New Era (Windhoek)

21 November 2012

Namibia: Pensioner Struggles for Freedom From Jail

Windhoek — A 71-year-old Tses resident is fighting to regain his freedom in the Windhoek High Court.

Jacobus Quido Apollus, who was sentenced to 15 years imprisonment, of which five years were suspended following a murder conviction, is appealing that conviction.

Apollus was found guilty on April 8, 2010 in the Keetmanshoop Regional Court of killing his own son, Patricio David Apollus on February 02, 2008 and sentenced on August 18, 2010.

Apollus pleaded not guilty at the start of his trial and submitted a detailed statement in which he formally admitted the date of the incident, the identity of the deceased, the cause of death, as well as the fact that he discharged the shot that claimed his son's life. He contended that he acted in self-defence, thus disputing the allegation that he acted unlawfully.

Advocate Percy McNally, appearing for Apollus, argued on Monday that objectively the State failed to prove that Apollus did not act in self-defence when he shot his son. McNally argued that none of the State witnesses was an eyewitness to the actual shooting and could therefore not say what truly happened.

According to McNally, none of the witnesses could dispute Apollus' version of what really happened. He further told appeal Judge Dave Smuts and Judge Harald Geier that it was never disputed that the son wanted to attack the father in his own home.

He also drew the Appeal Court's attention to the testimonies of another two witnesses, who testified they had to shield Apollus with their bodies to prevent him from being pelted with stones by his son, which is an indication that the son was very aggressive and angry and wanted to hurt his elderly father.

McNally requested the court to look at the circumstances surrounding the incident and to bear in mind that the deceased was a young man half the age of his ageing father, whom the deceased pelted with stones with the express intent to harm him and that the appellant discharged a single shot from his rifle with the intent to scare off his attacker, but unfortunately ended up killing him.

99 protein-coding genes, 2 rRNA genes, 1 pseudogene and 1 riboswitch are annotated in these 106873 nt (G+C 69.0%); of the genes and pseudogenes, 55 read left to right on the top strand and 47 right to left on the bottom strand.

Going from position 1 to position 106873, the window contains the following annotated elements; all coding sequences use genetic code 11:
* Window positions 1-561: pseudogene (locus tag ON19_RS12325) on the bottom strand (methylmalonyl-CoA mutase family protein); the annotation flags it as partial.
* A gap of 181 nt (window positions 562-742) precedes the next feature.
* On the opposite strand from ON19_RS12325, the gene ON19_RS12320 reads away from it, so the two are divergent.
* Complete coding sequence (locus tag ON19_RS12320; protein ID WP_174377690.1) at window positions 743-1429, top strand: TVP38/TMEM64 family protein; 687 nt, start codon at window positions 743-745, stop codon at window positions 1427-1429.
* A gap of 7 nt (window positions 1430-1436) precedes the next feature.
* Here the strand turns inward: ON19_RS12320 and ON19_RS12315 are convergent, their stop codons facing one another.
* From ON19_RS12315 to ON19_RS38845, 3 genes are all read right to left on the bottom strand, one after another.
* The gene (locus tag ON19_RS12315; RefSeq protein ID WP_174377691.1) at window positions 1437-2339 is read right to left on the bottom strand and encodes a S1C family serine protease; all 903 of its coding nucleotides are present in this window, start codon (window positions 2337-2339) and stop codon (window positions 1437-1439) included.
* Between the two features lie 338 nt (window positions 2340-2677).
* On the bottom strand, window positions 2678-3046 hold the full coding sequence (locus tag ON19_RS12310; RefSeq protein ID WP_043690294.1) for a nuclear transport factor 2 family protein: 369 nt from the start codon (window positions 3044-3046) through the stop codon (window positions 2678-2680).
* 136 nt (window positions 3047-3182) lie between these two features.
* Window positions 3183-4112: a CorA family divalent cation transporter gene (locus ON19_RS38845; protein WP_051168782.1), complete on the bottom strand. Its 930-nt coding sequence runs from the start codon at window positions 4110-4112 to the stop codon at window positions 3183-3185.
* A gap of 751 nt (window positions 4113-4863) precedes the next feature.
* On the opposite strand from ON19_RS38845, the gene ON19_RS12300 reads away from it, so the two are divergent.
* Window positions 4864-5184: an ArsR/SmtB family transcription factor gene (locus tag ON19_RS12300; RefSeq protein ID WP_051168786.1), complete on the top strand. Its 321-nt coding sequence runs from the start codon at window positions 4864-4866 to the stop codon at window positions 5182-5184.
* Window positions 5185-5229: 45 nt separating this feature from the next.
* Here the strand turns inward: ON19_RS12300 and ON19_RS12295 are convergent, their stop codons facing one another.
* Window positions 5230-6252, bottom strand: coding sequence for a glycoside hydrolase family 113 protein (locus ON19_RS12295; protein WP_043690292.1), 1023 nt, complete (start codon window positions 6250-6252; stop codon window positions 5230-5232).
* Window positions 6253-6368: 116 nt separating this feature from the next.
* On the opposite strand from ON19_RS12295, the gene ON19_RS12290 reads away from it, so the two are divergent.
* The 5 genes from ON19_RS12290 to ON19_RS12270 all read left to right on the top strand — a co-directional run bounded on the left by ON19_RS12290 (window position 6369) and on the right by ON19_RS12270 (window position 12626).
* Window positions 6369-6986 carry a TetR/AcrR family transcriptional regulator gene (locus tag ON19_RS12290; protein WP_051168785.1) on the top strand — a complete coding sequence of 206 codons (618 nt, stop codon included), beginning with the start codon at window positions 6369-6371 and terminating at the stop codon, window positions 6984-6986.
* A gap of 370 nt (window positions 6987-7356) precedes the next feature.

McNally further argued it would be unreasonable to "expect of the appellant to wait for the first stone to be pelted before he would be permitted to take defensive action". He also argued that Appolus in fact went out of his way to diffuse a very volatile situation, created by his deceased son.

McNally argued that the magistrate erred in finding that due to Appolus' failure to call witnesses or testify in his own defence he did not take the court into its confidence and that the magistrate committed an irregularity at the expense of Appolus despite all the evidence before him.

The court, he noted, put too much weight on the gravity of the crime and the interest of justice and society. He further argued that the magistrate went out of his way to find aggravating circumstances where none existed.

According to McNally, the chance that Appolus would re-offend is nil, as he has been and is still an upstanding member of his community, has led a blameless life and that to send him to prison serves no other purpose than to break him.

McNally also said his client has shown genuine remorse over the murder of his son. Appeal judges Smuts and Geier reserved judgment.

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